Emotional Issues During A Market Downturn: How Investors Often Respond To Their Own Detriment

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Includes: DGRO, DGRW, DIVC, JTD, NOBL, PFM, RDVY, REGL, SDY, VIG
by: Henry Nyce

Summary

Four possible ways to deal with this market downturn.

Decisions based upon emotions can destroy the value of your portfolio.

This may the appropriate time to buy instead of selling some stocks that have bottomed out.

One of my friends a few weeks ago said, "Where is the nearest bridge for me to jump off of?" Of course the person was joking, but it was describing the kind of emotions that the current stock market losses are creating among those who are depending on the market to support their retirement income. Warren Buffett once said, "…what you need is the temperament to control the urges that get other people in trouble in investing."

When I look at my own investment losses, I can understand the sentiment expressed by my friend. One of the wonderful things that internet brokers provide is the exact losses or profits one's investments are incurring moment by moment. For example, I purchased 400 shares Wal-Mart Stores, Inc. (NYSE:WMT) last year and my portfolio app shows that I am sitting on a $4140.00 loss. I have 1200 shares of Ford Motor Co. (NYSE:F) and it is currently showing a loss of $2955.00. These numbers can alarm an investor and give him or her nervous indigestion. Furthermore they engender fear and anxiety for the investor with the ensuing concern about what to do next.

A dividend investor looks at these numbers and realizes that dividends of 2 - 4% won't make up these large capital losses. What should one do in view of what has happening and appears to keep on happening? What alternatives does one have in the midst of this?

Here are some of the alternatives with some pros and cons:

1. Sell out and move one's money into a savings account or into treasury bonds so one's remaining capital is insured by the federal government. There are several problems and 1 advantage with this solution:

  • The problems are:
    • One locks in the capital losses one has taken in the market.
    • One receives almost no return from the remaining funds since interest rates continue to be low.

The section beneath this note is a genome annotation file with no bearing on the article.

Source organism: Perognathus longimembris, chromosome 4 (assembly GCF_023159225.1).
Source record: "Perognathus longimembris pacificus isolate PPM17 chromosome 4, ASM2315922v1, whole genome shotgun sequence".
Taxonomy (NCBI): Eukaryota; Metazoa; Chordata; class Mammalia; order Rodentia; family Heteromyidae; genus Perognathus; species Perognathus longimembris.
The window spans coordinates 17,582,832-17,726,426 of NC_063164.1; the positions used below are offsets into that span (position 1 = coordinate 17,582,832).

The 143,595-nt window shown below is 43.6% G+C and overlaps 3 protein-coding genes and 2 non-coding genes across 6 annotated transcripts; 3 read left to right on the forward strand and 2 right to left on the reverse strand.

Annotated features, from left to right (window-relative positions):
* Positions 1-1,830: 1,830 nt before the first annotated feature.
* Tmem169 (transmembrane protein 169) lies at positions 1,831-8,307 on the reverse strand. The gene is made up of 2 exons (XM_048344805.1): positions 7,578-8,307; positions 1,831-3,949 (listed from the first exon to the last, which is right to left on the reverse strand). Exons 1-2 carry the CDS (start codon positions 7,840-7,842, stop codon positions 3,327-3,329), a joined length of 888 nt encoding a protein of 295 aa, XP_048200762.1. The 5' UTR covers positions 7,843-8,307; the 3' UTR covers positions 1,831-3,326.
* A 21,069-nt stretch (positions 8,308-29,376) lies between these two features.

• One must pay all the fees associated with selling the stocks and bonds in one's portfolio as well as losing any forward dividends.
  • The advantage is:
    • No further deterioration of capital (no further losses)
  • The person who responds this way is self-handicapping because he or she lacks confidence and submits to fear.
    • This is the case where one feels inadequate to make good market decisions and things turn out badly because of emotional decisions.

2. Sell the losers and attempt to find stocks that will go up and make up for the losses. There are several problems and several advantages with this solution:

  • The problems are:
    • One locks-in the capital losses one has incurred from the losing stocks.
    • One incurs selling and buying fees from the brokerage house.
    • One loses whatever dividends one was set to receive from the stocks that are sold
    • One is not guaranteed that the new purchases will go up; some or most may even go down
    • One often does not work through what is going on with the stocks one chooses to sell and buy.
  • The advantages are:
    • One has gotten rid of the losers
    • One may move into stocks that go up and begin to make up for lost ground
  • The overconfident investor often responds in this way.
    • This person is a rapid trader and believes he or she knows more than everyone else.
    • Trading gives one the illusion of control; the more one buys and sells gives one a sense of power and command.

3. Stay the course and keep all the stocks in one's portfolio, both winners and losers. There are several problems and several advantages with this solution: